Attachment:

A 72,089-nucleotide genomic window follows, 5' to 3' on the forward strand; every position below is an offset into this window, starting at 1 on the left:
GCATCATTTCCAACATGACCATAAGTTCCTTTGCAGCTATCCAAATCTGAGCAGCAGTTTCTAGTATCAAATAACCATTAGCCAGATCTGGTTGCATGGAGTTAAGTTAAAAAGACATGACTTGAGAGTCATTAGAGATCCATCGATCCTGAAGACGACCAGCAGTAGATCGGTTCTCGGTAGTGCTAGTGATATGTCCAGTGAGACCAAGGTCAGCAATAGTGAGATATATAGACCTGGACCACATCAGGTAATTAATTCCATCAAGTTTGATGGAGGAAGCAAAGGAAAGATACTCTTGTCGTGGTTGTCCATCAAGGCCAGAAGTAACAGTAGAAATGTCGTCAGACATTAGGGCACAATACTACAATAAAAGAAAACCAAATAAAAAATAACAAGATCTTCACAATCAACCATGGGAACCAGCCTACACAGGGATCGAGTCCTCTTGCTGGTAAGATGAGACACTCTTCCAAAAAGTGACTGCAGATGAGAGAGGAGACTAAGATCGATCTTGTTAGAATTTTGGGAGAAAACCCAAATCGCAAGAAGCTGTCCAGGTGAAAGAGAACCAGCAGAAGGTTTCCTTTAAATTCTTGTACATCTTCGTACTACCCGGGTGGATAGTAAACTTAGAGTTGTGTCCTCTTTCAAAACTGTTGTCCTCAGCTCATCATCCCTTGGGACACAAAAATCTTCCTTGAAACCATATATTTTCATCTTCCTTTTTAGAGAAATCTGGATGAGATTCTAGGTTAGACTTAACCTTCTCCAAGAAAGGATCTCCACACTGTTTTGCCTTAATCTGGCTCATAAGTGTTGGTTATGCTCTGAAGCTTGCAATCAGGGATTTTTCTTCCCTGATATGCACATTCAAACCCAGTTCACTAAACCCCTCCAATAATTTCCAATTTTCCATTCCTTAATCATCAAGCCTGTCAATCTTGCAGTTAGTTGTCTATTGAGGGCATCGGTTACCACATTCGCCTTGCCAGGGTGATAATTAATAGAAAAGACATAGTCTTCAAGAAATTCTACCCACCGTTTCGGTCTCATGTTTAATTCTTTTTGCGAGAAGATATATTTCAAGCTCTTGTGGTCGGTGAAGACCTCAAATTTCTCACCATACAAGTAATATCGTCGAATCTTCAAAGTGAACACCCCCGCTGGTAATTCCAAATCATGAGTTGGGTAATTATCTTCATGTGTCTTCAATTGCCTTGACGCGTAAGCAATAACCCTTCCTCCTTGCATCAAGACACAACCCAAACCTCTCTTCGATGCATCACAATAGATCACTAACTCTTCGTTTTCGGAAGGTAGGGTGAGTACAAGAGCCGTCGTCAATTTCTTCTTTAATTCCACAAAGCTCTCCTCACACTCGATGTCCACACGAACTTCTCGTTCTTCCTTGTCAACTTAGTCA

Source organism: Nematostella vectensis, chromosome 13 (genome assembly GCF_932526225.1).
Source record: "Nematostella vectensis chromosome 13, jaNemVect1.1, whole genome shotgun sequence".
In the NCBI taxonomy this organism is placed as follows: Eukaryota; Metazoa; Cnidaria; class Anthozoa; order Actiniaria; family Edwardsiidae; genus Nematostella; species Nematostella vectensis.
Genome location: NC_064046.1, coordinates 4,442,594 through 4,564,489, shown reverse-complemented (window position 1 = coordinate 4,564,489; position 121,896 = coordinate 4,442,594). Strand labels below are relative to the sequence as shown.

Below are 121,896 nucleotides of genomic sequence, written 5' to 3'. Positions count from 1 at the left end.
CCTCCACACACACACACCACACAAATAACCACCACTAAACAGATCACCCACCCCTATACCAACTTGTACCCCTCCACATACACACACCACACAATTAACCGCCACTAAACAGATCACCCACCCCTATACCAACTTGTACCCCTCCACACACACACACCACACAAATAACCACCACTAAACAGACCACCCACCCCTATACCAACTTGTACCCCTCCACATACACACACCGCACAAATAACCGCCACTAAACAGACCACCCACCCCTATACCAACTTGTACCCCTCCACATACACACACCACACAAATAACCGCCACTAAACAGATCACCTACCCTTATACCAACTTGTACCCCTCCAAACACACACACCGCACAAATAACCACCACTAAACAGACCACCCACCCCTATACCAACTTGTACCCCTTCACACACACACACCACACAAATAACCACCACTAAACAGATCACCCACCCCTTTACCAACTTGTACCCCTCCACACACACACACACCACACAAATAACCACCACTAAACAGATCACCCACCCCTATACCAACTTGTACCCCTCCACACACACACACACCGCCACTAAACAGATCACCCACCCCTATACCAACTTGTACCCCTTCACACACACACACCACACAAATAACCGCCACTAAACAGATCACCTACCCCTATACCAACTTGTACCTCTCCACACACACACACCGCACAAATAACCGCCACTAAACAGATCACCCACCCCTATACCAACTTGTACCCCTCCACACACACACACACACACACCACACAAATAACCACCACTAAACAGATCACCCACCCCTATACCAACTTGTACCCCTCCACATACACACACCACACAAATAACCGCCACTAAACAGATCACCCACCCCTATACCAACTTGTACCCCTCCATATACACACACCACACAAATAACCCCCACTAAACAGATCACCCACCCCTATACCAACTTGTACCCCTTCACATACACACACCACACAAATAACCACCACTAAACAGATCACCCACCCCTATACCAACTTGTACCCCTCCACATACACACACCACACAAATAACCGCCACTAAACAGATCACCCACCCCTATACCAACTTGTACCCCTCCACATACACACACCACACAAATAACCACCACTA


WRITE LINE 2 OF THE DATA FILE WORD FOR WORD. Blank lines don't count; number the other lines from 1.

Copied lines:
GCATCATTTCCAACATGACCATAAGTTCCTTTGCAGCTATCCAAATCTGAGCAGCAGTTTCTAGTATCAAATAACCATTAGCCAGATCTGGTTGCATGGAGTTAAGTTAAAAAGACATGACTTGAGAGTCATTAGAGATCCATCGATCCTGAAGACGACCAGCAGTAGATCGGTTCTCGGTAGTGCTAGTGATATGTCCAGTGAGACCAAGGTCAGCAATAGTGAGATATATAGACCTGGACCACATCAGGTAATTAATTCCATCAAGTTTGATGGAGGAAGCAAAGGAAAGATACTCTTGTCGTGGTTGTCCATCAAGGCCAGAAGTAACAGTAGAAATGTCGTCAGACATTAGGGCACAATACTACAATAAAAGAAAACCAAATAAAAAATAACAAGATCTTCACAATCAACCATGGGAACCAGCCTACACAGGGATCGAGTCCTCTTGCTGGTAAGATGAGACACTCTTCCAAAAAGTGACTGCAGATGAGAGAGGAGACTAAGATCGATCTTGTTAGAATTTTGGGAGAAAACCCAAATCGCAAGAAGCTGTCCAGGTGAAAGAGAACCAGCAGAAGGTTTCCTTTAAATTCTTGTACATCTTCGTACTACCCGGGTGGATAGTAAACTTAGAGTTGTGTCCTCTTTCAAAACTGTTGTCCTCAGCTCATCATCCCTTGGGACACAAAAATCTTCCTTGAAACCATATATTTTCATCTTCCTTTTTAGAGAAATCTGGATGAGATTCTAGGTTAGACTTAACCTTCTCCAAGAAAGGATCTCCACACTGTTTTGCCTTAATCTGGCTCATAAGTGTTGGTTATGCTCTGAAGCTTGCAATCAGGGATTTTTCTTCCCTGATATGCACATTCAAACCCAGTTCACTAAACCCCTCCAATAATTTCCAATTTTCCATTCCTTAATCATCAAGCCTGTCAATCTTGCAGTTAGTTGTCTATTGAGGGCATCGGTTACCACATTCGCCTTGCCAGGGTGATAATTAATAGAAAAGACATAGTCTTCAAGAAATTCTACCCACCGTTTCGGTCTCATGTTTAATTCTTTTTGCGAGAAGATATATTTCAAGCTCTTGTGGTCGGTGAAGACCTCAAATTTCTCACCATACAAGTAATATCGTCGAATCTTCAAAGTGAACACCCCCGCTGGTAATTCCAAATCATGAGTTGGGTAATTATCTTCATGTGTCTTCAATTGCCTTGACGCGTAAGCAATAACCCTTCCTCCTTGCATCAAGACACAACCCAAACCTCTCTTCGATGCATCACAATAGATCACTAACTCTTCGTTTTCGGAAGGTAGGGTGAGTACAAGAGCCGTCGTCAATTTCTTCTTTAATTCCACAAAGCTCTCCTCACACTCGATGTCCACACGAACTTCTCGTTCTTCCTTGTCAACTTAGTCA